A simple hypothetical example illustrates these interventions in the model (Fig. 1). In particular, case A had contact with and potentially infected four other individuals (cases B, C, D and E). Case D was protected by vaccination, and case E was protected by isolating cases A, so case A was responsible for two new infections (cases B and C). Even though case B was identified by contact tracing, he/she still infected case F, but not cases G and H because they were protected by isolation. Case C was not identified by contact tracing, but was identified by nucleic acid testing and then isolated. Thus, cases I and J were not produced.

Fig. 1
figure 1

Design and a hypothetical example of the branching process model

Model parameters and scenarios

To simulate the transmission and control of the outbreak in Zunyi, the model was initiated with one case. To model transmission in the mahjong room, there were assumed to be 8 secondary infections (7 who played mahjong with the initial case and 1 who was a family member of the initial case). In a highly localized outbreak, almost all cases are detected by contact tracing, so the probability of being traced was assumed to be 90%. The vaccine coverage in Zunyi was 76.22% [24], and vaccine effectiveness was 59.0% [17]. Therefore, the effective vaccine coverage in the model was 44.97%. Three rounds of massive nucleic acid testing were implemented in central areas of Zunyi on 23, 25, and 27 October 2021 [22] (corresponding to 5, 7, and 9 days after the first case was confirmed). The sensitivity of the nucleic acid testing ranged from 72.44 to 97.27% [25], and was assumed to be 70% in the model. The incubation period was 4.4 days (log-normal distribution, mean value = 4.4 days, standard deviation = 1.9 days) [26], R0 was 5 [27], and the percentage of asymptomatic infections was 8.56%. These parameters were set to simulate the baseline scenario, as a model of the actual transmission of COVID-19 in Zunyi. In sensitivity analysis, these parameters were altered for modeling different scenarios (Additional file 1: Table S1 [17, 22, 24, 26,27,28]). All analyses were simulated 20,000 times. The construction of the model and simulation were conducted using R project version 4.1.1 [29].

Statistical analysis

All infected patients were included in the statistical analysis. The epidemiological analysis considered the dates of positive nucleic acid tests, the transmission chain, and the distribution of the contacts in the mahjong room. The Wilcoxon test was used to analyze the difference in mean age of case and control groups, and the χ2 test or Fisher’s exact test was used to analyze other differences of these two groups. The effectiveness of vaccine (VE) was estimated to be VE = (1-OR) × 100%, where the odds ratio (OR) was derived from a conditional logistic regression model. The level of statistical significance was defined as P < 0.05.In the branching process model, the time/date of cases were infected and confirmed could be obtained from each simulation. Thus, the interval between infected and confirmed could be calculated. The number of potential infections was also calculated from the model. Based on these data, the Gamma distribution of the interval from exposure to confirmation of P1 and the number of potential infections after P1 was confirmed were estimated using a maximum likelihood method. These data were obtained from a branching process model with 20,000 simulations.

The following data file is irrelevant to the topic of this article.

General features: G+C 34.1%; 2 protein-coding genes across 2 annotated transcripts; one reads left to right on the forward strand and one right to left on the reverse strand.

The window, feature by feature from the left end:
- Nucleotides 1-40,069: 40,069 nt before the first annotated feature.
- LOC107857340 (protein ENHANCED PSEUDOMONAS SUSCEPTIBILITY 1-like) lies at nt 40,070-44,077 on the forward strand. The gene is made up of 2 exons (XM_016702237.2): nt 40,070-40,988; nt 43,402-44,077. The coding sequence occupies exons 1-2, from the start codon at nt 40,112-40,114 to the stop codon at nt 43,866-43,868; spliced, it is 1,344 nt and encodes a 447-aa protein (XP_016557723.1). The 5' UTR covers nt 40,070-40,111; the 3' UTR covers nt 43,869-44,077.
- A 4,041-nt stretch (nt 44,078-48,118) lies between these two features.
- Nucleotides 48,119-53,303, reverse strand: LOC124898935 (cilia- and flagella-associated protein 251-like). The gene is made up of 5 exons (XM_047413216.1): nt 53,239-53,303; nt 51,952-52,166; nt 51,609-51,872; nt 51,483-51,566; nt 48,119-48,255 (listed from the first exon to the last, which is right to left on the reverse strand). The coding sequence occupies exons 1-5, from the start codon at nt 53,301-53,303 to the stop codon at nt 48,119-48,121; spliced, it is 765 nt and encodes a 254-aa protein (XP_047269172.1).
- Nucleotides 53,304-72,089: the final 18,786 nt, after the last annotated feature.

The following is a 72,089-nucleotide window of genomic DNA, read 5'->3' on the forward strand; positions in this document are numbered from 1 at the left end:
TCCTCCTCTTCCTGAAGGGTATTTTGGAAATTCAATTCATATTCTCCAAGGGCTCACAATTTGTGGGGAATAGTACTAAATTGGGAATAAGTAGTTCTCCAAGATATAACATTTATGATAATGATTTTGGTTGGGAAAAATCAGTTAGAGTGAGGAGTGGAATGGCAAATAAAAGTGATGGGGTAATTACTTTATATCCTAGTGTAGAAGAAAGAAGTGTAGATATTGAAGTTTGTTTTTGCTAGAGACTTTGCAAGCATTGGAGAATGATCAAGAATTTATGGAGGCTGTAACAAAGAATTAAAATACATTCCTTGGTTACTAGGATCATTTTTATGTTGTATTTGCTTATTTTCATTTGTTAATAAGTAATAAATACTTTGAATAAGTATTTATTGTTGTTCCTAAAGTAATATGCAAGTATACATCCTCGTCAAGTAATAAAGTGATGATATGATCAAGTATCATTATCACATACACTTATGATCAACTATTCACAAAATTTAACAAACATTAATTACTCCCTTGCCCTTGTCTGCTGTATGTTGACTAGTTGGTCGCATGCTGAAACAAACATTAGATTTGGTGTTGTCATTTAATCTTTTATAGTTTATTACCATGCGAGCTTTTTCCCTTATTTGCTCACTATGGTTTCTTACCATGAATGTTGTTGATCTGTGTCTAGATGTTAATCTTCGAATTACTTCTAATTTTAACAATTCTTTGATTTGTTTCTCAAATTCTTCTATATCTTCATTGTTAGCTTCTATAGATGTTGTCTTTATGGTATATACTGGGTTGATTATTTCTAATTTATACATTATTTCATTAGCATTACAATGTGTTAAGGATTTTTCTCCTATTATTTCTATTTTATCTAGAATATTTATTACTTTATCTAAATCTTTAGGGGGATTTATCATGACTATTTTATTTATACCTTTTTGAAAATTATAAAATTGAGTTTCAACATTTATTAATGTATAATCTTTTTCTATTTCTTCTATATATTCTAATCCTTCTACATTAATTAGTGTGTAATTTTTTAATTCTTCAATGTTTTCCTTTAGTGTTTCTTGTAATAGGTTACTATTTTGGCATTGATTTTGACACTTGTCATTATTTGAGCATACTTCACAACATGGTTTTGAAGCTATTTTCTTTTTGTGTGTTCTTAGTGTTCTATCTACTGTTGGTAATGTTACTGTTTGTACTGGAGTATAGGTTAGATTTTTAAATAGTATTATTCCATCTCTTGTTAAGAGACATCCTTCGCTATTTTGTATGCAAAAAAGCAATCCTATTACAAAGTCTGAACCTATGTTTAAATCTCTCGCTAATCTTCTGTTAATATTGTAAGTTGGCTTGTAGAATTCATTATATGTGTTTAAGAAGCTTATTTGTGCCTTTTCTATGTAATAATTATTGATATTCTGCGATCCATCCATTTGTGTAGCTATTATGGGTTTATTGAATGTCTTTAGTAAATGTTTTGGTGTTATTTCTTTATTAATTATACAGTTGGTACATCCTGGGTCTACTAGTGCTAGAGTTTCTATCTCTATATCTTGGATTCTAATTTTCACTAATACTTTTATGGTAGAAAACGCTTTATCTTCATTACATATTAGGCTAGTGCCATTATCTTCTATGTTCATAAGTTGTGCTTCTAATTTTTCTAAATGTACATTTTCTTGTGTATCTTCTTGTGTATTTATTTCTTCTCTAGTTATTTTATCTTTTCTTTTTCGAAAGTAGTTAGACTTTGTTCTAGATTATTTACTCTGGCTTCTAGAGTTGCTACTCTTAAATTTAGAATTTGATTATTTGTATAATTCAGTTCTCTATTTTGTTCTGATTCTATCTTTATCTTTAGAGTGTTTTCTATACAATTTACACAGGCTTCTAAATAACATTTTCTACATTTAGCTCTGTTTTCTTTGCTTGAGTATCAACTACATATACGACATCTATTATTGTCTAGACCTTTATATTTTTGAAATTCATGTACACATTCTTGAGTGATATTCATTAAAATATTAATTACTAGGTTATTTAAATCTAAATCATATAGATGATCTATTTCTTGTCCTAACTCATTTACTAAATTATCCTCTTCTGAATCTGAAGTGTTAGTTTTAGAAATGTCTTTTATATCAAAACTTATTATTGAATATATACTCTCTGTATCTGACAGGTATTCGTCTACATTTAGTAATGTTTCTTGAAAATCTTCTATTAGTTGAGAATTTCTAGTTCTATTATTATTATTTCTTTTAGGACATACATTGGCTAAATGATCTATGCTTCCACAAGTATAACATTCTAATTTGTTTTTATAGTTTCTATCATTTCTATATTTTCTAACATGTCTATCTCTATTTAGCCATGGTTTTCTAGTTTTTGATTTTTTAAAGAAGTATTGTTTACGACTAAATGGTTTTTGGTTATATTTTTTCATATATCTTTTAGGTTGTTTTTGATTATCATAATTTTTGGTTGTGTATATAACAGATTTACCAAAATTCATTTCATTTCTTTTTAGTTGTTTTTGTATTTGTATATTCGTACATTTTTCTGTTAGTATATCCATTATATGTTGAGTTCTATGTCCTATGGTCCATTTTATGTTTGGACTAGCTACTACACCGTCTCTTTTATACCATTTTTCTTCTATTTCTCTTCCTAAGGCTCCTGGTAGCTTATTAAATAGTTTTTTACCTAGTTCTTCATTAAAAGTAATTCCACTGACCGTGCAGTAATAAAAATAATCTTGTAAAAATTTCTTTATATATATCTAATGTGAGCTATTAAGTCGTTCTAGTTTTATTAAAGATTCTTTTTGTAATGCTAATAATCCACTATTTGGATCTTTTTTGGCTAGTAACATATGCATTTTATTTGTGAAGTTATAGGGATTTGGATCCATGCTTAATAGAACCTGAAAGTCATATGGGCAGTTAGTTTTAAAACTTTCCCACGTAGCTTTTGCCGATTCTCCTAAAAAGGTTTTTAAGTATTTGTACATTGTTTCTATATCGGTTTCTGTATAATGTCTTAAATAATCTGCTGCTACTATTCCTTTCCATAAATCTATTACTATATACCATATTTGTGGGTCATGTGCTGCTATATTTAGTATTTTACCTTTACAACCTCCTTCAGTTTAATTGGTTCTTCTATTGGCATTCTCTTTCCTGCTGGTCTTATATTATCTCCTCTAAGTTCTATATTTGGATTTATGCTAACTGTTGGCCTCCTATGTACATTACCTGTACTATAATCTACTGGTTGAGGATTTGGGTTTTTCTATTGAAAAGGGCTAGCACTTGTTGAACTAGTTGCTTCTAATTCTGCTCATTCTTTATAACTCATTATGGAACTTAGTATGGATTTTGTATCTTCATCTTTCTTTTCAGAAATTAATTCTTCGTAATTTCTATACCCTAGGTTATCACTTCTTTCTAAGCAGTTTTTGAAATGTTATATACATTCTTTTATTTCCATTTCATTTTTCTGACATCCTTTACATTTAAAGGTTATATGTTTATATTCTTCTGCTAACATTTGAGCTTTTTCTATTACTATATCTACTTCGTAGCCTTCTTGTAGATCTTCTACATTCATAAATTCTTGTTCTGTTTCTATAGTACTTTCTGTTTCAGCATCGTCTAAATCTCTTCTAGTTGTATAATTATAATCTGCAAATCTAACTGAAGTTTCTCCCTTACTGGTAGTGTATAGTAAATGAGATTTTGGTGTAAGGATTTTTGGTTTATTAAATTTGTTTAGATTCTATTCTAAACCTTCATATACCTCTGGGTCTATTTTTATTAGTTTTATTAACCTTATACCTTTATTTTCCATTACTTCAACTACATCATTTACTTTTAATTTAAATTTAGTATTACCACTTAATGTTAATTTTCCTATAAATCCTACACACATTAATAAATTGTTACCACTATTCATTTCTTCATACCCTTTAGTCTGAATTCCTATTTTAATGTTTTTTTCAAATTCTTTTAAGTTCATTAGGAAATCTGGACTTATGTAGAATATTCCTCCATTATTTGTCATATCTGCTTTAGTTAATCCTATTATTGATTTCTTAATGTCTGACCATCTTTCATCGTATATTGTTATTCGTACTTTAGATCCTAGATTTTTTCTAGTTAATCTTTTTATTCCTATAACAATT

The statistical analysis, estimation of the interval from exposure to confirmation, and the number of potential infections were determined using the MASS [30] packages in R project version 4.1.1.

Results

From 18 to 25 October 2021, there were 12 patients with COVID-19 in Zunyi (Table 1, Fig. 2A). The average age was 67.2 years-old (median: 69.0, Inter-Quartile Range (IQR): 65.8, 73.2), 8 patients were females, 1 patient had an asymptomatic infection, 3 patients were unvaccinated (Table 1). Based on the matched case control study, we estimated the effectiveness of two-dose inactivated vaccine against SARS-CoV-2 infection was 16.7% (95% CI: 2.8% to 99.7%). We used epidemiological data to infer the potential transmission chain among these patients (Fig. 2B). Thus, the initial case (P1) was in Lanzhou (Gansu Province) on 9 to 14 October, was in the Chongqing municipality on 16 to 17 October, and returned to Zunyi on 17 October. P1 played mahjong in the local community and was identified by the routine nucleic acid testing performed on people from high-risk areas on 18 October. Eight close contacts (CC2–CC4 and CC6–CC10) were infected by P1 when they played mahjong. CC5 was a family member who travelled with P1, so could have been infected by another person or by P1; CC1 also travelled with P1 to Chongqing, so could also have been infected by another person or by P1. CC10 and CC11 were infected by other cases in the mahjong room (CC2–CC4 or CC6–CC10). Figure 2C presented the distribution of individuals in the mahjong room. This room had 25 individuals, the average age was 73.9 years-old (median: 73.0, IQR: 72.0, 80.0), and there were 15 females (60.0%). Eight individuals (P1, CC2–CC4 and CC6–CC10) were infected and 20 individuals (80.0%) were vaccinated.